Quirky Question #243 – More on Breach Notification Laws
Can you tell me what has been happening in California regarding breach notification laws?
Answer: By Melissa Krasnow
Continuing the trend of changes in state breach notification and related laws, Cal. A.B. 1710 amends California’s breach notification, security procedures, and Social Security number (SSN) laws in the wake of significant data breaches, particularly in the retail sector. (See “Changes in State Breach Notification Laws.”)
Cal. A.B. 1710 will become effective on January 1, 2015. State, federal, and foreign breach notification and related laws should continue to be monitored carefully regarding changes.
Breach Notification—Identity Theft Prevention and Mitigation Services
The primary change to California’s breach notification law is a first-of-its-kind requirement. Where a person or business was the source of a breach, the person or business providing breach notification must offer to provide appropriate identity theft prevention and mitigation services, if any, at no cost to an affected individual for not less than 12 months, along with all information necessary to take advantage of the offer to any person whose information was or may have been breached if the breach exposed or may have exposed his or her first name or first initial and last name, together with any of the following data elements, where the name or the data elements are not encrypted:
- Driver’s license number or California identification card number
By comparison, where Florida’s breach notification law requires a breach notification to its state regulator, such breach notification must include any services related to the breach being offered or scheduled to be offered, without charge, by the covered entity to individuals and instructions as to how to use such services. Fla. Stat. § 501.171. Previously, offering to provide identity theft prevention and mitigation services in a breach notification has been a practice versus a legal requirement under state breach notification laws.
A potential consequence of this change is that identity theft prevention and mitigation services also could be offered to residents of other states where they are similarly impacted by the same breach. From a practical standpoint, a provider must first be engaged to provide identity theft prevention and mitigation services. Engagement of these providers, including costs, should be taken into account in breach preparation, including in incident response plans.
California’s security procedures law expands its application by adding the definition of “maintain,” meaning personal information that a business maintains but does not own or license. Accordingly, a business that owns, licenses, or maintains personal information about a California resident must implement and maintain reasonable security procedures and practices appropriate to the nature of the information to protect the personal information from unauthorized access, destruction, use, modification, or disclosure.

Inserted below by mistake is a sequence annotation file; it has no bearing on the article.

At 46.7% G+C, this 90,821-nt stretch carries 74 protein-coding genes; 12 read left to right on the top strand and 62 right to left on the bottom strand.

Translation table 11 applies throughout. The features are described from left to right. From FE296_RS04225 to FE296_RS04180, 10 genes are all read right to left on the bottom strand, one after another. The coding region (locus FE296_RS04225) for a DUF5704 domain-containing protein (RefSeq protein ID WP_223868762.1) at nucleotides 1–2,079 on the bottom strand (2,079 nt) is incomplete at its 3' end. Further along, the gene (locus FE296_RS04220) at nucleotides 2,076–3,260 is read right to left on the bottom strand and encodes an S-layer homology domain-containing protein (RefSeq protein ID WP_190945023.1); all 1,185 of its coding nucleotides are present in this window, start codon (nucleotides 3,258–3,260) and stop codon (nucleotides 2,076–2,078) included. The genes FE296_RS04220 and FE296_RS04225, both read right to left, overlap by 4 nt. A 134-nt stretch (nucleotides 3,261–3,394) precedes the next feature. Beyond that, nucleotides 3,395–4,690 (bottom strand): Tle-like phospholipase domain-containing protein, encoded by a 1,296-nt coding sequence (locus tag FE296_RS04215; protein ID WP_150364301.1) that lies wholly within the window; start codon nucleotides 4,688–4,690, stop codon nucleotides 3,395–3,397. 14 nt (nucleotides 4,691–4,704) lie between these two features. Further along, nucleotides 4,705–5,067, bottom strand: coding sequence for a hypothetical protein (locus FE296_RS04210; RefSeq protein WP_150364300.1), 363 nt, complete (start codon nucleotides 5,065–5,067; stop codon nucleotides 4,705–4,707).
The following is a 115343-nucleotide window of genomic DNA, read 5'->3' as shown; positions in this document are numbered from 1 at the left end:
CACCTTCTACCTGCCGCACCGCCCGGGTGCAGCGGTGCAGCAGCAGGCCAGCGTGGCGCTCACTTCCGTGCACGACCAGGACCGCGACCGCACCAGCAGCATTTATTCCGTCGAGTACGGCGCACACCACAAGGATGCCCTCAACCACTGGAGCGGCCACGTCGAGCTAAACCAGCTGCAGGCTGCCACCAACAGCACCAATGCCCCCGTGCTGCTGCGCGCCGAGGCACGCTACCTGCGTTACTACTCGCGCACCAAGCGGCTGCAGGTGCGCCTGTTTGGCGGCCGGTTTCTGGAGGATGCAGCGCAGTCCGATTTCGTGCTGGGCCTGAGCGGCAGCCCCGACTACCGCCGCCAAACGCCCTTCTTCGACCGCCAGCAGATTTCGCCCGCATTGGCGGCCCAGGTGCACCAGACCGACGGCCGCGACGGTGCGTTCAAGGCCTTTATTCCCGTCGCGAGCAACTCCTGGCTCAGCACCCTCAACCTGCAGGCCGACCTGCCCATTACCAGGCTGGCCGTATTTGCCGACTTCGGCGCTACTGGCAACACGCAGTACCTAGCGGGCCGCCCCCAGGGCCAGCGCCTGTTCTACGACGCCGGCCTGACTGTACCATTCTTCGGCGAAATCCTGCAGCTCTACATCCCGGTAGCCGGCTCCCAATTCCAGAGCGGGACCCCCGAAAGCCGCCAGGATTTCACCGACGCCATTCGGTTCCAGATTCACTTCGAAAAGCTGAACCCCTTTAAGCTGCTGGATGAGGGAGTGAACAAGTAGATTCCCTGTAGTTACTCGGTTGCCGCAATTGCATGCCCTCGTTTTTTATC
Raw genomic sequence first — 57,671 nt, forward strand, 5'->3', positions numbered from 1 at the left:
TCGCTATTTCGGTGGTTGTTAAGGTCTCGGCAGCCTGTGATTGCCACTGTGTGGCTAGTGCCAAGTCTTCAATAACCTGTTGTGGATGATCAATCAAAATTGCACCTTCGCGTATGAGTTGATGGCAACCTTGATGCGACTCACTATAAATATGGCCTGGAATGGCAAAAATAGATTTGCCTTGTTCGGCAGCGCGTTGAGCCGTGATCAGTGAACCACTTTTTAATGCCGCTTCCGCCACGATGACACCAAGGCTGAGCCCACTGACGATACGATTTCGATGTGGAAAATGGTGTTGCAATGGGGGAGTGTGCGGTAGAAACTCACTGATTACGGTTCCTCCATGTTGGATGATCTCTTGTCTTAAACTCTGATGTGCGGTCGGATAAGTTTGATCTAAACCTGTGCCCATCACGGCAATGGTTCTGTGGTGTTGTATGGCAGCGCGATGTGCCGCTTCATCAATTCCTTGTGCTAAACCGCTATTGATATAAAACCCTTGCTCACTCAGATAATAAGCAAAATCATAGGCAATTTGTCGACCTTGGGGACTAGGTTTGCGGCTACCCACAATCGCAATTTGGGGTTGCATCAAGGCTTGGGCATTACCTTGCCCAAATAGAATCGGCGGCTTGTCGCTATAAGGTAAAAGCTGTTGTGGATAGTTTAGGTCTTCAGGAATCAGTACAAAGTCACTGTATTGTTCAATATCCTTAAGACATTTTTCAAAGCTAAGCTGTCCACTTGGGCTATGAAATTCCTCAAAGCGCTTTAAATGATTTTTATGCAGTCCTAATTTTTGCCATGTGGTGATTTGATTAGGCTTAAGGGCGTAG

Also, a business that discloses personal information about a California resident under a contract with a nonaffiliated third party that does not own, license, or maintain such personal information must require by contract that the third party implement and maintain reasonable security procedures and practices appropriate to the nature of the information to protect the personal information from unauthorized access, destruction, use, modification, or disclosure.
Written information security programs, security procedures, and practices, and contractual provisions regarding security procedures and practices should be revisited in light of the expanded application of California’s security procedures law.
California’s SSN law adds a prohibition on the sale, advertisement for sale, or offer to sell an individual’s SSN. However, this prohibition does not apply to the release of an individual’s SSN (1) if the release of the SSN is incidental to a larger transaction and is necessary to identify the individual in order to accomplish a legitimate business purpose (but the release of an individual’s SSN for marketing purposes is prohibited) or (2) for a purpose specifically authorized or specifically allowed by federal or state law.
SSN policies and practices should be reviewed and updated regarding this additional prohibition.
This article was first published on IRMI.com and is reproduced with permission. Copyright 2014, International Risk Management Institute, Inc.